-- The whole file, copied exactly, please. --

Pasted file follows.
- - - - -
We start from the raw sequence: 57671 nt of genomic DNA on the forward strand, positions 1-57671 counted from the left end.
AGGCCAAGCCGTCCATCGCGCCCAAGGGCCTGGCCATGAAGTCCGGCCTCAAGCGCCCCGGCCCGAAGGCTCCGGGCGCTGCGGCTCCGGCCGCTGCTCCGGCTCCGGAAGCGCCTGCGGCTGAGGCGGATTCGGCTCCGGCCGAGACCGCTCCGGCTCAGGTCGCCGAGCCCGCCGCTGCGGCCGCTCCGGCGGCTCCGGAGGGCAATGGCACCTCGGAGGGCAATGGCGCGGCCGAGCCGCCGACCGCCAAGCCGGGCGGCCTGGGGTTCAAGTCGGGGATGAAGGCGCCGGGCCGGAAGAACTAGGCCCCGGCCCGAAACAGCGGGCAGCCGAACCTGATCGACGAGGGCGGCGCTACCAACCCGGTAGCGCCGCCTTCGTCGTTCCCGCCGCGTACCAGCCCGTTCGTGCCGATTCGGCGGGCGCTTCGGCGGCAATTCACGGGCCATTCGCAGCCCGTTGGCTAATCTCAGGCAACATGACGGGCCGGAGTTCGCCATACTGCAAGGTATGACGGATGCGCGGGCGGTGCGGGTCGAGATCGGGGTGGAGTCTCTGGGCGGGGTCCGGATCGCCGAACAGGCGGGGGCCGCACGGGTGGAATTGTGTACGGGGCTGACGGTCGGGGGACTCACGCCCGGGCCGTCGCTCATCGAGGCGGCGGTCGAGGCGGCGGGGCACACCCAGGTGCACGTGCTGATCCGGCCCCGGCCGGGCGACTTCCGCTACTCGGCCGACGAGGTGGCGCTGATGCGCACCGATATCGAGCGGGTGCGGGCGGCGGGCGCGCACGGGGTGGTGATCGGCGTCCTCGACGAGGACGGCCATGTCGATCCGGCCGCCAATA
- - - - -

We start from the raw sequence: 57671 nt of genomic DNA on the forward strand, positions 1-57671 counted from the left end.
AGGCCAAGCCGTCCATCGCGCCCAAGGGCCTGGCCATGAAGTCCGGCCTCAAGCGCCCCGGCCCGAAGGCTCCGGGCGCTGCGGCTCCGGCCGCTGCTCCGGCTCCGGAAGCGCCTGCGGCTGAGGCGGATTCGGCTCCGGCCGAGACCGCTCCGGCTCAGGTCGCCGAGCCCGCCGCTGCGGCCGCTCCGGCGGCTCCGGAGGGCAATGGCACCTCGGAGGGCAATGGCGCGGCCGAGCCGCCGACCGCCAAGCCGGGCGGCCTGGGGTTCAAGTCGGGGATGAAGGCGCCGGGCCGGAAGAACTAGGCCCCGGCCCGAAACAGCGGGCAGCCGAACCTGATCGACGAGGGCGGCGCTACCAACCCGGTAGCGCCGCCTTCGTCGTTCCCGCCGCGTACCAGCCCGTTCGTGCCGATTCGGCGGGCGCTTCGGCGGCAATTCACGGGCCATTCGCAGCCCGTTGGCTAATCTCAGGCAACATGACGGGCCGGAGTTCGCCATACTGCAAGGTATGACGGATGCGCGGGCGGTGCGGGTCGAGATCGGGGTGGAGTCTCTGGGCGGGGTCCGGATCGCCGAACAGGCGGGGGCCGCACGGGTGGAATTGTGTACGGGGCTGACGGTCGGGGGACTCACGCCCGGGCCGTCGCTCATCGAGGCGGCGGTCGAGGCGGCGGGGCACACCCAGGTGCACGTGCTGATCCGGCCCCGGCCGGGCGACTTCCGCTACTCGGCCGACGAGGTGGCGCTGATGCGCACCGATATCGAGCGGGTGCGGGCGGCGGGCGCGCACGGGGTGGTGATCGGCGTCCTCGACGAGGACGGCCATGTCGATCCGGCCGCCAATA